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“There are many Beech twins, but only one Twin Beech,” in the words of Model 18 owner Enrico Bottieri. (Roger Cain)

The Beech Boys

The pilots and fans dedicated to prolonging the stardom of the Beech 18.

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Ramey has owned about a dozen Beech 18s, and says that since starting Vintage Aircraft more than 20 years ago, he’s restored and maintained probably five times that many. Owners from as far away as Australia and Switzerland have ventured to Stockton seeking his advice and services.

Flight students pay upward of $600 an hour (fuel and aircraft rental included), hoping to learn the skills necessary to master an airplane that, unless it’s directed properly, can sometimes prove, like Marilyn Monroe, difficult. Like most taildraggers, the Beech 18, upon landing, is predisposed to ground loop if an aviator is not on his game. In the Twin Beech, the inclination to swap ends can occur with unnerving rapidity.

Some pilots, like John Hannigan, never do get a true feel for the airplane. Hannigan was in his early 70s, a retired mechanical engineer with end-stage prostate cancer, when he first approached Ramey about helping him acquire a B-25 Mitchell bomber. “When he found how expensive the B-25 is to operate,” says Ramey, “he decided, ‘Oh, maybe not.’ ”

With Ramey’s guidance, Hannigan opted for a Twin Beech. Ramey found one for him in good condition in Rialto, California, its aluminum skin still trimmed in bright lime-green paint, denoting its former life as a U.S. Air Force instrument-training aircraft. Then he hired Ramey to teach him to fly it.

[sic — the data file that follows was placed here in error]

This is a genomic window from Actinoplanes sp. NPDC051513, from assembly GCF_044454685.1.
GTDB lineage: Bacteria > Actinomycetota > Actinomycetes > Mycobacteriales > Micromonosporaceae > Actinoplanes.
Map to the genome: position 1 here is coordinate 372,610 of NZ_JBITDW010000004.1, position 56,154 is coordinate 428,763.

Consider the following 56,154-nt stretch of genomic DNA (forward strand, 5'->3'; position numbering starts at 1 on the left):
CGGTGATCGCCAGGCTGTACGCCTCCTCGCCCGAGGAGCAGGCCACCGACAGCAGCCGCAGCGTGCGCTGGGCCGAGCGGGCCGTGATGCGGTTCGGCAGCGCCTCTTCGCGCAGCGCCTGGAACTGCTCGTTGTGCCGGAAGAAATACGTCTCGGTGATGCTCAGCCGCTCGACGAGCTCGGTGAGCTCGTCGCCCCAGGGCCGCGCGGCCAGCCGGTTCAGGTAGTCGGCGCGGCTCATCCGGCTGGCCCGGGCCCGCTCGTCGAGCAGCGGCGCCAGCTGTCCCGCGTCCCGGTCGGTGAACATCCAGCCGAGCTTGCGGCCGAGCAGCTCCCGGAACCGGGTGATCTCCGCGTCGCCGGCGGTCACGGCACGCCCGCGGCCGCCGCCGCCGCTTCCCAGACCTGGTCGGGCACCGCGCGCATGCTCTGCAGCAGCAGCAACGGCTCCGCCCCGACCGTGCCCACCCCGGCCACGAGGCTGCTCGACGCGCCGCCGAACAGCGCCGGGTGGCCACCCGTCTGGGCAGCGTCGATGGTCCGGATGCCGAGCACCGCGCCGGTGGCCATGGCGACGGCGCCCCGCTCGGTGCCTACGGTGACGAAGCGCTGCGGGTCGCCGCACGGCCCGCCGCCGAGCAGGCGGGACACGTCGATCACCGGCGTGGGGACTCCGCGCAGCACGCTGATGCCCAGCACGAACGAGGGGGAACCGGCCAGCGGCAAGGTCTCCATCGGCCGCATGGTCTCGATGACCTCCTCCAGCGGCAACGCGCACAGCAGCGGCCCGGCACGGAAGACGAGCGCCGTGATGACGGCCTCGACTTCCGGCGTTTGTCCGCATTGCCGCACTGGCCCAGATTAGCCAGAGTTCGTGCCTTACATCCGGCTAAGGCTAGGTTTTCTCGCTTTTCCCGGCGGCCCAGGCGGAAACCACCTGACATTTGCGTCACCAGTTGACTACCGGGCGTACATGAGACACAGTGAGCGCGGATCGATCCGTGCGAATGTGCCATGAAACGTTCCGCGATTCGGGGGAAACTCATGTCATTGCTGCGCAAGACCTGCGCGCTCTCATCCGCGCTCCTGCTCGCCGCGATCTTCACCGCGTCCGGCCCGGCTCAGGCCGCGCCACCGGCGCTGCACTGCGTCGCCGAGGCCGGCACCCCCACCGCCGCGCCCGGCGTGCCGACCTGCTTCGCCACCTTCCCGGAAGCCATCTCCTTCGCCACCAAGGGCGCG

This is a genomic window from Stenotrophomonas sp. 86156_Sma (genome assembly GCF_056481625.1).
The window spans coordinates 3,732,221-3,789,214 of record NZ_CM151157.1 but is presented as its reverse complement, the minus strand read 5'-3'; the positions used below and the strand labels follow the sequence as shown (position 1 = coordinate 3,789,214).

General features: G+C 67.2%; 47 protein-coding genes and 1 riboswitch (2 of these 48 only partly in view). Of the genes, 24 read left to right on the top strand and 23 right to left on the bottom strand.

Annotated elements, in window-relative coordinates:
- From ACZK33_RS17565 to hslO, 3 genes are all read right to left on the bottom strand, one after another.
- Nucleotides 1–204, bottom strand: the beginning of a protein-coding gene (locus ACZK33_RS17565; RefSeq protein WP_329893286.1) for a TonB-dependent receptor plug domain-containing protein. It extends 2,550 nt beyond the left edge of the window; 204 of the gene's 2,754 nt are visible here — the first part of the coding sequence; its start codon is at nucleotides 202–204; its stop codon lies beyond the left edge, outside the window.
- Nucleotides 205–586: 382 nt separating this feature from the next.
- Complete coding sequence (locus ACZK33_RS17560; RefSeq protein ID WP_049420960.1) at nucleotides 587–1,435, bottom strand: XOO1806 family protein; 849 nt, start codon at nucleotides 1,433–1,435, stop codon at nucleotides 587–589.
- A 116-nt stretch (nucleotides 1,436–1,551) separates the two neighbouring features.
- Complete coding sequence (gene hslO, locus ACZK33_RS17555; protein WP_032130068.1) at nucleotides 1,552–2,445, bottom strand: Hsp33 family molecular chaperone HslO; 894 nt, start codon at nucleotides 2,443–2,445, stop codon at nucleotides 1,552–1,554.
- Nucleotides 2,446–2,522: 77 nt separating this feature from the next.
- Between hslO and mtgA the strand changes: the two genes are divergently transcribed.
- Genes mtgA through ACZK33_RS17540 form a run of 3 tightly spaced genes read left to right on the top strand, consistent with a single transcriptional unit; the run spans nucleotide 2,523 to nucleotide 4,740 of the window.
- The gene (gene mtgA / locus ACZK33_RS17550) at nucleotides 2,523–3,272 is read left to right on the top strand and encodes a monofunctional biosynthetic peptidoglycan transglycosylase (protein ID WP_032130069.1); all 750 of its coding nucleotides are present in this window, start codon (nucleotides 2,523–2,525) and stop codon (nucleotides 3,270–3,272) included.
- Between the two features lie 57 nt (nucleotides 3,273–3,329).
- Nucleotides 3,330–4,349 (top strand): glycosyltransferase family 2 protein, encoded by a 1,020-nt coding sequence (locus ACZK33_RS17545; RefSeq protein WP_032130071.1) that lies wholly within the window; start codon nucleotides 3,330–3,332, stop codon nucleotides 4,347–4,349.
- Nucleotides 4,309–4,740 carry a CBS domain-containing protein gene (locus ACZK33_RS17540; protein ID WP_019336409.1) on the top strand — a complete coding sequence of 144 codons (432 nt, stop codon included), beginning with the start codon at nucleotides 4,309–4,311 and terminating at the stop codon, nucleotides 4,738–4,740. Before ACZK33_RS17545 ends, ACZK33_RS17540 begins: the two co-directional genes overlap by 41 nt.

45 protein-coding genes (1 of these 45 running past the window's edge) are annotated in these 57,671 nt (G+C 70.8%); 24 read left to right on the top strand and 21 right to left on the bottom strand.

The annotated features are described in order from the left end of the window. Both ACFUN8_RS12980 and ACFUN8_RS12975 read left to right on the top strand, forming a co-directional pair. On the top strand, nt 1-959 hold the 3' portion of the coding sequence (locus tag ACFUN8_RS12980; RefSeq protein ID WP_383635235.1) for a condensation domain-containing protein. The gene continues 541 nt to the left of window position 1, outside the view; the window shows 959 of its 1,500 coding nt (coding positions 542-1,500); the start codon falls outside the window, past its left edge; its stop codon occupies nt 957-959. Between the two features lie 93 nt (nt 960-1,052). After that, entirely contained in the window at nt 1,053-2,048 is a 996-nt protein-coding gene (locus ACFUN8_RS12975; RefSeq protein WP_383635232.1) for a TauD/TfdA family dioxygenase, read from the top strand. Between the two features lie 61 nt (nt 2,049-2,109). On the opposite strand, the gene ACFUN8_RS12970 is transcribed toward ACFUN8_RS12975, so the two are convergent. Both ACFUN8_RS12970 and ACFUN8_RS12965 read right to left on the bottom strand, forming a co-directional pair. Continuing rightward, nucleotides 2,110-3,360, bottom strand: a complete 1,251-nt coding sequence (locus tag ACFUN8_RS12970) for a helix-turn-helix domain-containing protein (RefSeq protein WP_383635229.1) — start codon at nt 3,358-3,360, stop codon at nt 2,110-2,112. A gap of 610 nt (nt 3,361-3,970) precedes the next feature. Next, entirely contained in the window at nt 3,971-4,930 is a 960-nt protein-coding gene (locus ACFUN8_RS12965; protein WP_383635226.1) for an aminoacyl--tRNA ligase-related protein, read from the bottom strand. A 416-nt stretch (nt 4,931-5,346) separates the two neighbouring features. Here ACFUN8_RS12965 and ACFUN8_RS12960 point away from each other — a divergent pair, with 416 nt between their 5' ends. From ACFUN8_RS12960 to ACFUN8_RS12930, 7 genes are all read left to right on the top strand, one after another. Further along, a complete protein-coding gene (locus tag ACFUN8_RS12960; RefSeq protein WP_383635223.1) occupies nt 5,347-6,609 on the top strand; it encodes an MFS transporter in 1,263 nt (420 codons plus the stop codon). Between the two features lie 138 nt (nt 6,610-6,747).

“John tried to kill me in more ways than all my other students combined,” Ramey says, smiling. “It was a learning experience for both of us.”

Hannigan sometimes confused the fuel-air mixture and throttle controls, starving the engines of gas at particularly inopportune times—like right after takeoff. On occasion, he had trouble with directional control. Once, during an especially windy takeoff at Stockton, the airplane went crosswise and Ramey had to take over, jamming the rudder pedals so forcefully to stop from veering out of control that he snapped a rudder cable.

Hannigan logged about 200 hours in his Beech 18 with Ramey riding right seat. They became close friends. They even flew together to one of the annual AirVenture fly-ins at Oshkosh, Wisconsin. Ramey came to respect and admire Hannigan’s pluck, but says he never felt confident enough in his student’s skills to let him fly solo. Hannigan never seemed to mind. Before he died in 2007, he willed the aircraft to Ramey. It still bears Hannigan’s name, stenciled in faded black, just below the pilot’s window.

Ramey’s fascination with the Beech 18 began in 1981, when he was a freshman studying aeronautics at San Jose State University. It was Christmas time. Rubik’s Cube was a big gift that year, but Ramey’s dad, Henry, had other ideas. He bought his son a World War II-era gun turret. On its canvas cover was printed “Training Type A-8 for Model AT-11 Aircraft.”

“My first thought was Cool! My very own gun turret,” recalls Ramey. “My second thought was What the heck is an AT-11?”

It’s a Beech 18, in military uniform.

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